Fiona Godlee, editor, BMJ
With apologies to those for whom it holds no interest, I am writing for a second week about England’s NHS (doi:10.1136/bmj.f1850). We are now only days away from the introduction of new NHS regulations. Drafted in February, hastily revised by the government last week because of fierce criticism, and due to be enacted in a few days’ time, they are designed to open up the NHS in England to competition by for-profit corporations. TheBMJ has a reputation for anti-market sentiment when it comes to the provision of healthcare, and views on the new regulations are polarised. So to balance last week’s coverage we have commissioned a debate aiming to reflect both sides of the argument and inform readers about what’s going on.
Does April 1 mark the beginning of the end of England’s NHS? David Hunter says it does, and he invites those who think this is just left wing scaremongering to take a close look at what is happening in other health systems where similar marketisation is underway (doi:10.1136/bmj.f1951). Julian Le Grand, former advisor to Tony Blair during the New Labour healthcare reforms, says the fear of competition is misplaced, especially since “large chunks of the NHS are already private and have been since 1948.” (doi:10.1136/bmj.f1975) We should direct our fears towards austerity measures, he says, not the market.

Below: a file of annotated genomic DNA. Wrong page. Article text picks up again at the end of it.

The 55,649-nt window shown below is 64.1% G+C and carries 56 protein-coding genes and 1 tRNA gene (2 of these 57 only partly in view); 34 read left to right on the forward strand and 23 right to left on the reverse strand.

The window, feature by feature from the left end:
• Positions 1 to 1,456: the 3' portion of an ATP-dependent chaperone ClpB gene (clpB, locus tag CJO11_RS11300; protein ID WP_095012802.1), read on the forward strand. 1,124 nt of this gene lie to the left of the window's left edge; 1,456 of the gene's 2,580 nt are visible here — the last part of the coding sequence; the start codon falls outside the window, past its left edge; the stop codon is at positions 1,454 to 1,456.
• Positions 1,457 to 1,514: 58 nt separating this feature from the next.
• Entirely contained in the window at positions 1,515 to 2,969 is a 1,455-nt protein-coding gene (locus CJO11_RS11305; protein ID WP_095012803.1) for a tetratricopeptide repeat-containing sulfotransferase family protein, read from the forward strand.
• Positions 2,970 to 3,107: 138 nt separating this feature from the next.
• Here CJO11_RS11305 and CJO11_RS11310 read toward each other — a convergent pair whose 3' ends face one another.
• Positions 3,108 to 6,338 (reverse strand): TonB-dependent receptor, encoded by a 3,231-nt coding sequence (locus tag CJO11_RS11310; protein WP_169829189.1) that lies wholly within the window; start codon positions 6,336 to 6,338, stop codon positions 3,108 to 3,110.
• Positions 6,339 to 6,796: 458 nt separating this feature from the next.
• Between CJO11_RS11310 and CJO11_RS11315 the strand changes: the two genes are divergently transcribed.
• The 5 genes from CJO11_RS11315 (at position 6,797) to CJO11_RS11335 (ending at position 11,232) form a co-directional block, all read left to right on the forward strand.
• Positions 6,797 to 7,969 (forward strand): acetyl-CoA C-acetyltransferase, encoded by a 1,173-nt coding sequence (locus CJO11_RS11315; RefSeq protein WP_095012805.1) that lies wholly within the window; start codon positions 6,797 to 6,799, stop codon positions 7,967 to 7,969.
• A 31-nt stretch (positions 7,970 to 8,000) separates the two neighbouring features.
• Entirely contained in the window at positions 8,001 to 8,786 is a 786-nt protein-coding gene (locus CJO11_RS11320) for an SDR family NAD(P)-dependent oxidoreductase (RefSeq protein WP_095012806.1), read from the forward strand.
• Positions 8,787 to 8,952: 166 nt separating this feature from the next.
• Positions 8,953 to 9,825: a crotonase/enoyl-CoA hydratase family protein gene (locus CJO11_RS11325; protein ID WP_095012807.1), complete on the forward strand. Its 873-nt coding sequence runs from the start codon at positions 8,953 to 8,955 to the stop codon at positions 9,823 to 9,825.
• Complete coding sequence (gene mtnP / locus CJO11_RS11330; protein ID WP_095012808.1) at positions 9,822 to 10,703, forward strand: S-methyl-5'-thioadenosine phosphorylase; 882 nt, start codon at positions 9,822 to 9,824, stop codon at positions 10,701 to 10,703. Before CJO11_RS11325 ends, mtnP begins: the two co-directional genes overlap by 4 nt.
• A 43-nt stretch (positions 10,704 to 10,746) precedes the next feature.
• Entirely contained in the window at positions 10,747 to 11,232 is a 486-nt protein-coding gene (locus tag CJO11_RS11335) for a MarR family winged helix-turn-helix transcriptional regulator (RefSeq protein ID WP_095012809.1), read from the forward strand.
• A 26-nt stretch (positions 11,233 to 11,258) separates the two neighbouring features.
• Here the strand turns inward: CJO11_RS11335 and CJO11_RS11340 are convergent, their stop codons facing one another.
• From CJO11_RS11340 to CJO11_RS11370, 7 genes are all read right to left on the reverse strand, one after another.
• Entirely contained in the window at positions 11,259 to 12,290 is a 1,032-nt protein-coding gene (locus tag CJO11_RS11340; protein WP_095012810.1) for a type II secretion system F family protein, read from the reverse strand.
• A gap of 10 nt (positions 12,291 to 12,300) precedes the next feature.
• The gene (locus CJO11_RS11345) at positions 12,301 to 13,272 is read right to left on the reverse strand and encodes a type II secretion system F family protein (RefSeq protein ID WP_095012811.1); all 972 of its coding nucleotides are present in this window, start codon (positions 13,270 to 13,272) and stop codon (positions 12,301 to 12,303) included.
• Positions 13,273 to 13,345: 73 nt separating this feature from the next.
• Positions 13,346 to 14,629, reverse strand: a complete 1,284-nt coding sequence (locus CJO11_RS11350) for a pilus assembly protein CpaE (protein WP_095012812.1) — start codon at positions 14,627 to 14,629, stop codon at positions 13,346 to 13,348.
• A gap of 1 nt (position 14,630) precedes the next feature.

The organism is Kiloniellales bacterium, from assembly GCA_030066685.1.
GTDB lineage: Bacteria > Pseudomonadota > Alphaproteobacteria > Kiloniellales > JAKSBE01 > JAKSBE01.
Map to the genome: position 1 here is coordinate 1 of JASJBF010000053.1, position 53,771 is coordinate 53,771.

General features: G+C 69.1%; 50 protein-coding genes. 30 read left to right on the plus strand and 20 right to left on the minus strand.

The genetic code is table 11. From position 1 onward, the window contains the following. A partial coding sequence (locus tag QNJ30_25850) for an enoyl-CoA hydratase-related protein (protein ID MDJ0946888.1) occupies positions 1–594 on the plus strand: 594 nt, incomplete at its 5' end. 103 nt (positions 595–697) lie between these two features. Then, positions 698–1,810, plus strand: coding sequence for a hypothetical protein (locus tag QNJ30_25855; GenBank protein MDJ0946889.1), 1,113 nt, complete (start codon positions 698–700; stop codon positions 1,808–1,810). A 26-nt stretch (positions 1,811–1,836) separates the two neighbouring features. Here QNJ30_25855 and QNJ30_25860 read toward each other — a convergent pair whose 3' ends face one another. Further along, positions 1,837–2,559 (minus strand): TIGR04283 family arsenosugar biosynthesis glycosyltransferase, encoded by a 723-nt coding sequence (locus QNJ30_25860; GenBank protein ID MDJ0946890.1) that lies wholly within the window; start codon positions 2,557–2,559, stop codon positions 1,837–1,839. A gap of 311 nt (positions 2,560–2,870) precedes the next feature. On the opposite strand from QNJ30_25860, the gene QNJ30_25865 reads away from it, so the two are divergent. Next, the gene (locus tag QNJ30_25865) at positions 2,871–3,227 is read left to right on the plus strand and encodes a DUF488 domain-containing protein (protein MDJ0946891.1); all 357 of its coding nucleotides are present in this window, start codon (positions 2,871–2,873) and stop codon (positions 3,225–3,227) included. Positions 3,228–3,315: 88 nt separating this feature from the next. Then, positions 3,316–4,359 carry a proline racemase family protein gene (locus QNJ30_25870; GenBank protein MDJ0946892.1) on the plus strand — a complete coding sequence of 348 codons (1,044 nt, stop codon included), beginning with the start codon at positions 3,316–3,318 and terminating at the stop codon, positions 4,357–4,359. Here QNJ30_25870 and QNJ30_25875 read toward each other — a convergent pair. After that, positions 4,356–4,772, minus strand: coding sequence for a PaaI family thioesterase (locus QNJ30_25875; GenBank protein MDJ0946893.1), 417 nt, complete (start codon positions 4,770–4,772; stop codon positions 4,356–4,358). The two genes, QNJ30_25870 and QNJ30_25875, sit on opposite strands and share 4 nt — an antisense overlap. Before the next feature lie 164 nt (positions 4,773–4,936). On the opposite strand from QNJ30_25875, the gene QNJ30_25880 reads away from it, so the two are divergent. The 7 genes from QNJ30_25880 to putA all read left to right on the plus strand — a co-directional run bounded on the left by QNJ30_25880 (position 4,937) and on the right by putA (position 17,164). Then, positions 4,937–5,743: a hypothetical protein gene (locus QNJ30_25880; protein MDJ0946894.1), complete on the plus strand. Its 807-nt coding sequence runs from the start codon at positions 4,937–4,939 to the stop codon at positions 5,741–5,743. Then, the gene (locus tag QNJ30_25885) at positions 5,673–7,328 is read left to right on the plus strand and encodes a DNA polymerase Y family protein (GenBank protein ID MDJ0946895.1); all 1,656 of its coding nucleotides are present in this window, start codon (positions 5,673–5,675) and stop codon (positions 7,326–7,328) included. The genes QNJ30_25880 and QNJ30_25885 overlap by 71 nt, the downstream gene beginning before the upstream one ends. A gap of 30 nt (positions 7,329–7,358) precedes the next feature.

I asked last week whether people understand what is happening. Clare Gerada confirms my view that we don’t. In her editorial she says that we are dealing with “a set of regulations that no one understands and that seem to conflict with the previously stated intentions of the government that wrote them.” (doi:10.1136/bmj.f1977). Even someone as engaged and impressive as the chief executive of NHS London, Ruth Carnall, admits to confusion. In a recent tweet quoted by Gerada, Carnall says, “I’m supposed to know what’s going on re all of this. I don’t.” And she’s not alone. The House of Lords committee responsible for scrutinising the regulations concluded last week that there is “no common understanding” of the new rules, saying that the Department of Health has given “insufficient time” to set the system up properly and enable thorough scrutiny.
Gerada herself is in no doubt about what the new regulations mean. They allow for “the wholesale dismantling of the NHS and privatisation of the supply, organisation, planning, finance, and distribution of healthcare.” Nor does she doubt the consequences. The regulations will leave general practitioners “bearing the brunt of the public’s wrath, while much of the health budget is handed over to the for-profit commercial sector, services are closed, and entitlements to universal healthcare are eroded.”
The government wants the regulations in place when the National Commissioning Board takes over England’s NHS on April 1. But members of the House of Lords may still be able to limit the extent of subsequent privatisation by forcing a debate at the end of April (doi:10.1136/bmj.f1983). If they succeed, this will be a once in a lifetime chance to influence the future of England’s NHS, and we must seize it on behalf of present and future generations.
Cite this as: BMJ 2013;346:f1994